Wednesday, Oct 29, 2003
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"It is a concern that we share with most modern Pakistanis too How to prevent Pakistan from collapsing, which would be a disaster for everybody. And also how to prevent Pakistan from becoming a militant-aggressive state that will also be a disaster," he said.
Speaking to students at the Asian College of Journalism here, Prof. Cohen said there was a major debate in the U.S. and India on terrorism being carried out in the name of Islam and the policies of the two countries towards Pakistan.
"I don't see the two Governments coming together and both countries will have differences on how to deal with Pakistan," he said.
Earlier, talking to The Hindu, Prof. Cohen said the Taliban was a lesser threat to Pakistan than the Al-Qaeda since this outfit was making inroads into the minds of the upper and middle classes of Pakistan.
"I am not worried about the Taliban [in Pakistan]. Taliban is not a very significant group in Pakistan even in the frontier where there are some Taliban elements. The threat in Pakistan is the radicalisation of the elite. That will be the Al-Qaedaisation of Pakistan. That is something that could happen in the future. But I don't see that happening in the short-term."Asked if he was a little too optimistic about India's growth in his book on the country, (`India: Emerging Power,' published in 2001), he said that he was "a little too pessimistic."
"There are two things that are holding India back from becoming a great power. One was Pakistan and Kashmir. The other was economic growth." The country resisting foreign investment and its obsession with Pakistan were among the reasons for its slow progress.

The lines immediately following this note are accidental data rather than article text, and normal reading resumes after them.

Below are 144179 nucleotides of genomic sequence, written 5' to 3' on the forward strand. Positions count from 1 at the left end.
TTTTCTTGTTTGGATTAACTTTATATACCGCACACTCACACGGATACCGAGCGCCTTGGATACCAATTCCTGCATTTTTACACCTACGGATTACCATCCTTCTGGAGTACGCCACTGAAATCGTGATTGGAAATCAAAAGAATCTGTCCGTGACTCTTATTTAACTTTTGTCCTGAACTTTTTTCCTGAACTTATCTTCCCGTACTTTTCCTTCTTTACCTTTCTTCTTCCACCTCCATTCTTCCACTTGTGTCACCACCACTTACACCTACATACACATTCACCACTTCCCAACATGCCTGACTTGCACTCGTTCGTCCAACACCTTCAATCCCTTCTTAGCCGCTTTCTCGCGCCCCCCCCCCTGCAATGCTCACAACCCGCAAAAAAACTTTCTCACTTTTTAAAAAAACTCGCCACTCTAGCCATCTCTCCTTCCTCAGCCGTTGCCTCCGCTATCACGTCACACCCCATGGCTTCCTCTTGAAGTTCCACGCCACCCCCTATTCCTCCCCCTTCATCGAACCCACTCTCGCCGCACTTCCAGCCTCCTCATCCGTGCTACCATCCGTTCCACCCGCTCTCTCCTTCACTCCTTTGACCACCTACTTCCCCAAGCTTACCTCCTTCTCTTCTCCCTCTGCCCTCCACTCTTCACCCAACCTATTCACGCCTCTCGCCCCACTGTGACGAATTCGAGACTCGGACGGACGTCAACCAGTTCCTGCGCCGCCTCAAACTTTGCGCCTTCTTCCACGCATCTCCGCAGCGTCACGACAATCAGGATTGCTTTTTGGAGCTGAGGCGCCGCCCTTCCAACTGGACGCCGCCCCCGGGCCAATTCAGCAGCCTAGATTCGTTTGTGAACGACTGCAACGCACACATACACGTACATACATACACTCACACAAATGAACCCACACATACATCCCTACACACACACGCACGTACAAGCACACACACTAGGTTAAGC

Prof. Cohen said he had travelled to a few places during this trip. And, the places had changed for the better.
More Indians had moved out of poverty in the past decade, though large numbers were still under the poverty line.
"The rate of growth is faster in the past five or 10 years than in the previous 30 years. My only regret is that it did not happen early."
Prof. Cohen said he wanted to reassess the cautious optimism that he put forth in the book. "I might revise the India book and bring it up-to-date because things have really changed in the three years since I wrote it. Not just strategically, but also economically," he said and added that the only flip side to the growth was that casteism still persisted and hatred for Muslims was rising in certain parts of the country.
"The [actions of the] nativist anti-Christian, anti-Muslim elements are frightening. But I think that the Indian political system has a self-balancing quality about it and in the long-run, this will curtail its [targeted communal flares'] recurrence."
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